Governor Babajide Sanwo-Olu claims that his administration pays the salaries of police officers in Lagos, though it is in the federal government’s control.
Mr Sanwo-Olu was also frustrated that President Muhammadu Buhari had remained deaf to calls for state police.
“It is massive frustration, and it is a very simple thing that we are trying to address here,” Mr Sanwo-Olu admitted. “We currently support the Lagos state police command in all affairs.”
The governor expatiated on the level of support, claiming, “We are paying their salaries. So, we are actually incurring those expenses already. But it will help us once we know there is state police.”
He revealed this on Translator Nigeria News Sunday evening while discussing why he ditched Amotekun for LNSC.
Amotekun useless to Lagosians, won’t be adopted: Sanwo-Olu (gazettengr.com)
Insisting on the importance of each state controlling its police, Mr Sanwo-Olu argued, “We should make state policing happen. That is really one of the critical things I believe would help us. It’s been said over and over again.
“Modern crime cracking now is intelligence. It is how well you can smell a black spot before it became an endangered species for you, and that is what intelligence is all about, and you tell the people who are in charge that information.”
He suggested that Mr Buhari and his security advisers were not in tune with modern methods of cracking crimes, saying, “Those are the kind of conversations that we need to make a quick decision on in this country. We are supporting the Lagos state police command in all affairs and ramifications.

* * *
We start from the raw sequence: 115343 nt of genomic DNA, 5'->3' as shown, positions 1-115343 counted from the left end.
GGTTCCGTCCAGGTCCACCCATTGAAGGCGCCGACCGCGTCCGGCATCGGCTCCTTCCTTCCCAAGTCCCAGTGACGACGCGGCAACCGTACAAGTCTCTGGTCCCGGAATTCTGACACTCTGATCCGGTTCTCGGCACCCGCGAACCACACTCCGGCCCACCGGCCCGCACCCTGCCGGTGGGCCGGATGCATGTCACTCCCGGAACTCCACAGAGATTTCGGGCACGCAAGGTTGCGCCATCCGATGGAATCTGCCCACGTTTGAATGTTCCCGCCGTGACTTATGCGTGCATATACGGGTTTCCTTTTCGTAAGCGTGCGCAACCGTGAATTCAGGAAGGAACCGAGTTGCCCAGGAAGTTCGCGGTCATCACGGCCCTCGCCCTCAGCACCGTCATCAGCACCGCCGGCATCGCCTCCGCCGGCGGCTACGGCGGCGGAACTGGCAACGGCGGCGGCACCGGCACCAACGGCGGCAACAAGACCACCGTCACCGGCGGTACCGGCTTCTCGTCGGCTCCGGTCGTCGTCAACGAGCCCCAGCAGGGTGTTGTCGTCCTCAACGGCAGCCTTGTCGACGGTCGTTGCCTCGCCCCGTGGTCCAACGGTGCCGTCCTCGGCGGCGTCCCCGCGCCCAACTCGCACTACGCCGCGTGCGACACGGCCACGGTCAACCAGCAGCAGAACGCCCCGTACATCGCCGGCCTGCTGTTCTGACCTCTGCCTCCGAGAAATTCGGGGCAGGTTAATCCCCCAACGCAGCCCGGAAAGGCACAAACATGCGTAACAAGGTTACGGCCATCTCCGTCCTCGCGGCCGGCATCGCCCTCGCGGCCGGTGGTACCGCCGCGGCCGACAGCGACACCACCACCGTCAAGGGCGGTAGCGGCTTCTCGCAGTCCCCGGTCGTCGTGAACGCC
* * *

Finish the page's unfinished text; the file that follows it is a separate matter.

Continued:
“But as it is still a federally-controlled police force. There is a limit to which we can intervene in their modes of parameter and their rules of engagement.”
Regarding the recent launch of body cameras for state-owned security operatives, the governor pointed out, “We said we need to stay along the line where we have a comparative advantage. These are our own security operatives.
“We want to hold you accountable. We want you to be accountable for your action and inaction. You are going to go through this protocol.”
Sounding pained that the police did not take a similar step, he said, “We cannot force the Nigeria police. We can persuade them.
“We are trying to encourage them. But it also has consequences that they need to also be accountable for this.”
According to him, however, the police are considering providing body cameras for their officers.
“They need to know that in the events of issues or case, you will be held accountable.
“So they are looking at their own protocols, their own internal issues in their own internal structure.”
Mr Sanwo-Olu added, “Maybe they will come back to us. Let’s start with the one within our control.”
The payment of salary is for the 1,200 constabularies not the entire police force in Lagos.